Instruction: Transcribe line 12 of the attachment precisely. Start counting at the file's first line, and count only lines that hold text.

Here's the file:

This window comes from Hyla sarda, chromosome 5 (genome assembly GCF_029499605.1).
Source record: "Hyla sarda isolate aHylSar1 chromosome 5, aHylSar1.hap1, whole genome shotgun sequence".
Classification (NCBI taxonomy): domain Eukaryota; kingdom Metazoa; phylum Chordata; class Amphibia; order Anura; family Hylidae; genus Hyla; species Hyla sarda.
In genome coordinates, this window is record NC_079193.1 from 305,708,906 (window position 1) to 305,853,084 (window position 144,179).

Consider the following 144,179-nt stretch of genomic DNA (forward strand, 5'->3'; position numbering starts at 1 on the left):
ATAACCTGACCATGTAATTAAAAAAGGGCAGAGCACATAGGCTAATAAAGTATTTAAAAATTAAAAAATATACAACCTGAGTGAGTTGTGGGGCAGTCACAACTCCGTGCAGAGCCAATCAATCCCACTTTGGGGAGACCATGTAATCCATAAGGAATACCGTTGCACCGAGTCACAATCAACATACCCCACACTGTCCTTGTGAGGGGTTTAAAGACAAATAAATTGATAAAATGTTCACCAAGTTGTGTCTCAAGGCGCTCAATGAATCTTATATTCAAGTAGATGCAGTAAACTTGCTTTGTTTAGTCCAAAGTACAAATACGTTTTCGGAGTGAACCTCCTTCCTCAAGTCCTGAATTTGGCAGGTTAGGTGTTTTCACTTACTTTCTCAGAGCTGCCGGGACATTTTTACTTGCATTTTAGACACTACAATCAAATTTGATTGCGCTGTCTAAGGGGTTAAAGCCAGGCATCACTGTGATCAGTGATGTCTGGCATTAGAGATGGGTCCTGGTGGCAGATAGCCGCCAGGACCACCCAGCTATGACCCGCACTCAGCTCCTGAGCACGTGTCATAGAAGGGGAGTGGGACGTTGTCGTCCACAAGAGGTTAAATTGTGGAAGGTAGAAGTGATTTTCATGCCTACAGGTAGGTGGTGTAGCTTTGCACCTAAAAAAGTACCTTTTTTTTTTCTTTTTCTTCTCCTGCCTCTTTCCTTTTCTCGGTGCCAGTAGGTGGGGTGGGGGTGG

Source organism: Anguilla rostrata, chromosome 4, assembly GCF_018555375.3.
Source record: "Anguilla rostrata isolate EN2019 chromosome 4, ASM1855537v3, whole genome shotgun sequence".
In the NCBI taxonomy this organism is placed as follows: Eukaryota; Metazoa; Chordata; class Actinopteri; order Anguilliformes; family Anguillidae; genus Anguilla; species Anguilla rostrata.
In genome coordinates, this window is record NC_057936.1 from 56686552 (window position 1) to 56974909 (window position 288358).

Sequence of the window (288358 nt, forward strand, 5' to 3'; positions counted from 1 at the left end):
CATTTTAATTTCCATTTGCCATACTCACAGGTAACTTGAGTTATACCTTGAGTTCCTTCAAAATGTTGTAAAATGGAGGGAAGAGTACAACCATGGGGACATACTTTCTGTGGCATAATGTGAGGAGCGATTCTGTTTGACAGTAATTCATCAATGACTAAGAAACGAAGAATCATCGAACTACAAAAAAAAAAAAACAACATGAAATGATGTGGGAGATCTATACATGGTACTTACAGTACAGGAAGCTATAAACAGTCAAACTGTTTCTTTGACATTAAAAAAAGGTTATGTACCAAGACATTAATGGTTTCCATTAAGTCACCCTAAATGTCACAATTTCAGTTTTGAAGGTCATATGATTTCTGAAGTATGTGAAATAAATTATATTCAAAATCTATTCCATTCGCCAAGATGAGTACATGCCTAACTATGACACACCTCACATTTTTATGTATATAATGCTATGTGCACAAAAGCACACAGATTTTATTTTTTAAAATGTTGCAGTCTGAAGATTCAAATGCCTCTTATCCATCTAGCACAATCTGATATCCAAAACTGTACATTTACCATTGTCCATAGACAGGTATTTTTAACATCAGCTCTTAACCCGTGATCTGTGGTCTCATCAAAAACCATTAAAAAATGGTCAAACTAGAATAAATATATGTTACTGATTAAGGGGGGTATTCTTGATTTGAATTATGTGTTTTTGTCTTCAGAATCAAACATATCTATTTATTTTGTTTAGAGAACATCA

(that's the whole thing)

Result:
CATTTTAATTTCCATTTGCCATACTCACAGGTAACTTGAGTTATACCTTGAGTTCCTTCAAAATGTTGTAAAATGGAGGGAAGAGTACAACCATGGGGACATACTTTCTGTGGCATAATGTGAGGAGCGATTCTGTTTGACAGTAATTCATCAATGACTAAGAAACGAAGAATCATCGAACTACAAAAAAAAAAAAACAACATGAAATGATGTGGGAGATCTATACATGGTACTTACAGTACAGGAAGCTATAAACAGTCAAACTGTTTCTTTGACATTAAAAAAAGGTTATGTACCAAGACATTAATGGTTTCCATTAAGTCACCCTAAATGTCACAATTTCAGTTTTGAAGGTCATATGATTTCTGAAGTATGTGAAATAAATTATATTCAAAATCTATTCCATTCGCCAAGATGAGTACATGCCTAACTATGACACACCTCACATTTTTATGTATATAATGCTATGTGCACAAAAGCACACAGATTTTATTTTTTAAAATGTTGCAGTCTGAAGATTCAAATGCCTCTTATCCATCTAGCACAATCTGATATCCAAAACTGTACATTTACCATTGTCCATAGACAGGTATTTTTAACATCAGCTCTTAACCCGTGATCTGTGGTCTCATCAAAAACCATTAAAAAATGGTCAAACTAGAATAAATATATGTTACTGATTAAGGGGGGTATTCTTGATTTGAATTATGTGTTTTTGTCTTCAGAATCAAACATATCTATTTATTTTGTTTAGAGAACATCA